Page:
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Arrival of a train at La Ciotat by Lumière, Louis

The Lumieres held the first private screening of projected motion pictures on March 22, 1895. Their first public screening of films at which admission was charged was held on December 28, 1895, at Paris's Salon Indien du Grand Cafe. This history-making presentation featured 10 short films, including Arrival of a train at La Ciotat. It is said that when the film was first shown, the audience was so overwhelmed by the moving image of a life-sized train coming directly (diagonally) at them that people screamed and ran to the back of the room. Showing the train coming in diagonally across the screen was, at the time, a very unconventional method of framing (in photography); and because of its dramatic effect this was to become the standard method of staging action over the next few years.

Historic relevance
Auguste and Louis Lumiere are credited with the world's first public film screening on December 28, 1895. The showing of approximately ten short films was held in the basement lounge of Salon Indien du Grand Cafe in Paris and would be the very first public demonstration of their device they called the Cinematograph which effectively functioned as camera, projector and printer all in one. Each film was hand cranked through the Cinematograph and ran approximately 50 seconds. Ironically as we look back in retrospect in comparison to what film has developed into today, the Lumière Brothers believed it to be a medium without a future as they suspected that people would bore of images that they could just as easily see by walking out into the street.

Cinematographic interest
The lumiere brother's work consisted mainly of moving images from scenes of everyday life. These single-scene actuality films are often cited as the first, primitive documentaries. They also made the first steps towards comedy film with the slapstick of L'Arroseur Arrose. Their film sequence of a train pulling into the station the arrival of a train at La Ciotat Station reportedly had audiences screaming and ducking or cover as they believed that the train itself was about to plow into the theater.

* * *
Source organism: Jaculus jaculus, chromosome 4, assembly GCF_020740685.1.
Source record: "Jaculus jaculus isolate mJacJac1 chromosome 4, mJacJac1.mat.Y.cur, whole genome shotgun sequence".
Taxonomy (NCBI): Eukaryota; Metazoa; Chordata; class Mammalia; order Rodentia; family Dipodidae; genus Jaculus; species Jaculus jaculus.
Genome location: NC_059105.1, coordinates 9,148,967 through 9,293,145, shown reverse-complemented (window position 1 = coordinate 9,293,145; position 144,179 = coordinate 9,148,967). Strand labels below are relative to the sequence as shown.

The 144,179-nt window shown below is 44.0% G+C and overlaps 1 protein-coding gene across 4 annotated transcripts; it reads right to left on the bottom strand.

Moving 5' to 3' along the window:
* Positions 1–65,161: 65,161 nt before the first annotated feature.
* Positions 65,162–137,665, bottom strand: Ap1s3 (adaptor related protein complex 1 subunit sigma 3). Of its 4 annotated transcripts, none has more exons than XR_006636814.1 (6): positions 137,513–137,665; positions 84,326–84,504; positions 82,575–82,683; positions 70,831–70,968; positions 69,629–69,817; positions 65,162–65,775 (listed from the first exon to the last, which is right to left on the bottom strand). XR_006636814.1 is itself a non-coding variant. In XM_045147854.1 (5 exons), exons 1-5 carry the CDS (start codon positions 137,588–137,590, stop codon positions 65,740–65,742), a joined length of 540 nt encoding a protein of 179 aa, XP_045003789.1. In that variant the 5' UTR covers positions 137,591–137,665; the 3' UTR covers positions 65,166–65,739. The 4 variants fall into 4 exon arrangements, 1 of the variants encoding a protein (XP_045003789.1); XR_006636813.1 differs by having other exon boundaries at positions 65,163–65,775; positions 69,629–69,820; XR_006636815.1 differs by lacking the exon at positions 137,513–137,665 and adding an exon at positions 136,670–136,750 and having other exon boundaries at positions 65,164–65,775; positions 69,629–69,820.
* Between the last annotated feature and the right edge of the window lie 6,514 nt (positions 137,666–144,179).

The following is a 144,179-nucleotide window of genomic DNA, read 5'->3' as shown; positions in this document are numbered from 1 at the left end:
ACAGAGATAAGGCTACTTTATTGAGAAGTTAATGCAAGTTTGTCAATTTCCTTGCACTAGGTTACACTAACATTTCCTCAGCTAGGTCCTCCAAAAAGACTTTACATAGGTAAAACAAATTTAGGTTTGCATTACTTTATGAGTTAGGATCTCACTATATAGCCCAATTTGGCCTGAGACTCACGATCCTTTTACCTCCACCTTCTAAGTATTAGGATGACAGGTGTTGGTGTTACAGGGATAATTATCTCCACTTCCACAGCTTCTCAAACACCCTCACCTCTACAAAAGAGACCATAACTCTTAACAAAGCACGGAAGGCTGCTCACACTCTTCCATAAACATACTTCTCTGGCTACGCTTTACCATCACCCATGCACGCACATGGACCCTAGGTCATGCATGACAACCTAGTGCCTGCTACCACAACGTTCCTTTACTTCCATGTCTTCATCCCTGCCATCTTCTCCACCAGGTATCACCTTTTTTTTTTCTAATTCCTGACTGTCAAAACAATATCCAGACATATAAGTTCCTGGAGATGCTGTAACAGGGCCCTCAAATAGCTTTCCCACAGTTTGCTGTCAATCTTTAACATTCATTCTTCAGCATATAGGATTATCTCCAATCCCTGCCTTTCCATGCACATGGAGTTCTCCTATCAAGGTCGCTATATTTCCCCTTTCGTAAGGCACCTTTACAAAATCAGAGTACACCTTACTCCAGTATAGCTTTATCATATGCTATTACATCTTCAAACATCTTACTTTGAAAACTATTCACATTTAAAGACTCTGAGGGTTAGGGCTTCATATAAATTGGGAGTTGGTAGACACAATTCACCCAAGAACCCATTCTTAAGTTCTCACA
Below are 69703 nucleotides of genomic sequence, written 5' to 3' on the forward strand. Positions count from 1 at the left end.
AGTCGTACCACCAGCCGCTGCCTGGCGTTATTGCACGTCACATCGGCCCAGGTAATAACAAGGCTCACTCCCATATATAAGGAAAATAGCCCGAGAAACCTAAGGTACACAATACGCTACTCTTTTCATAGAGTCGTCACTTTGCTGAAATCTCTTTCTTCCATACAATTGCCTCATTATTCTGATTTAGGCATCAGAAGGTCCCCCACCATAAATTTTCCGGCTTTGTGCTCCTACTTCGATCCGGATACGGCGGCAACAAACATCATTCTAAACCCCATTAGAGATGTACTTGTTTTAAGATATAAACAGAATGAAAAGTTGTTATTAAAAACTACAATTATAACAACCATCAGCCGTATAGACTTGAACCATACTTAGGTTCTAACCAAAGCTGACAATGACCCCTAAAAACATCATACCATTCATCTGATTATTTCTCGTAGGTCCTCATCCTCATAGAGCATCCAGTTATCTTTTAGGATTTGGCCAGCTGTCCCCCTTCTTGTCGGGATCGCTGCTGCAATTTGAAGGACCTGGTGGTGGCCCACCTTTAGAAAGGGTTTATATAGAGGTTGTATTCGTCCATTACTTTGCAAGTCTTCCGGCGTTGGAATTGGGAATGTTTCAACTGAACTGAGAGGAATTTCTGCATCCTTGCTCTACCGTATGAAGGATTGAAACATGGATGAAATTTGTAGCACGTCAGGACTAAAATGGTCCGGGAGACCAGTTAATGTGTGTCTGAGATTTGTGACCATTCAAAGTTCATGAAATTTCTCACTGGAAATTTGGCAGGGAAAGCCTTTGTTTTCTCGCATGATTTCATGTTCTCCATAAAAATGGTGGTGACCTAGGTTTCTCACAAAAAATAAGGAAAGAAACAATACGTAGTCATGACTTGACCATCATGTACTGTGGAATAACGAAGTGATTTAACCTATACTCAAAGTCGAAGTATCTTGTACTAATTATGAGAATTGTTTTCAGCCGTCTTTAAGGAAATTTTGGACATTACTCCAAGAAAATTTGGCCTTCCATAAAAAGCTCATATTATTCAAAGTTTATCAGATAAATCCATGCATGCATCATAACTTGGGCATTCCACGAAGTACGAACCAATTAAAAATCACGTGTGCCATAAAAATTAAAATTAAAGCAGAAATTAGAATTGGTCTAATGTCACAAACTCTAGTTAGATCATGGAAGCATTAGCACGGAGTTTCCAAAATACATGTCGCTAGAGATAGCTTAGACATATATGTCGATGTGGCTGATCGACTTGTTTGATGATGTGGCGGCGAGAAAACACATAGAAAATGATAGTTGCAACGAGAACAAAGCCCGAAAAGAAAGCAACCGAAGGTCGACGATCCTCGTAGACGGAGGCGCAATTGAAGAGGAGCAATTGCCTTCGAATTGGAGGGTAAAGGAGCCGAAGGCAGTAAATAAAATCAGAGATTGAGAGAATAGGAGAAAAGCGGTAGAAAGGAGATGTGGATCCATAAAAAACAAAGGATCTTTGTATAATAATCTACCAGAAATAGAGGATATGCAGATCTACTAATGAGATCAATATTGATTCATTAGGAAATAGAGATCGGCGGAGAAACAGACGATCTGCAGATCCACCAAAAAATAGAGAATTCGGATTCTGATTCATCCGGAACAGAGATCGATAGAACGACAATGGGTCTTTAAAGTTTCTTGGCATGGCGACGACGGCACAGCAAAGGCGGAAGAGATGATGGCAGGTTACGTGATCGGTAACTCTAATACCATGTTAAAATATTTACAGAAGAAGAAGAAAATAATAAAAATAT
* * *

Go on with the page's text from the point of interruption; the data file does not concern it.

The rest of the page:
Social interest
Moving images are so pervasive in our lives today that it is hard to imagine a time when people did without them. They've become an essential element in the way we communicate, the way we think. The reproduction of image, along with the reproduction of sound, has radically changed the world. If we stop for a moment and recognize that less than two centuries ago none of this existed, it is even more astounding. The idea of recorded sound is enough to give one pause. A concert, for instance, was a special occasion once. To hear Beethoven's Ninth, you couldn't pop a CD into your player. You probably heard it only a few times in your life, if at all. Such observations may seem obvious when stated, but familiarity has all but erased the oddity of it all. And familiarity breeds contempt too, as the old saying goes - one can grow tired of Beethoven's Ninth if you've heard it hundreds of times. In the same way the barrage of sensory input we experience every day can dull our senses and coarsen our taste while we take it all for granted.

About the Lumiere family
Father Antoine Lumière was a photographic entrepeneur in Lyons, France. His younger son Louis invented, in his early 20s, a formula that produced a finer photographic image and streamlined the production process as well. By the 1890s they were wealthy. Lumiere and Sons were second only to Kodak in the entire world. Their wealth and facination with the prospect of moving images enabled the Lumière's to experiment with the development of the first movie camera. Yet the Lumières pioneered not just the technicalattributes of the camera but also its artistic attributes, creating a dialogue of REALISM that has always been a crux of cinema as distinct from the fantastic film tradition.

Director
Lumière, Louis
Producer
DocsOnline
Duration
1 min.
Year of release
1895
Language
Silent

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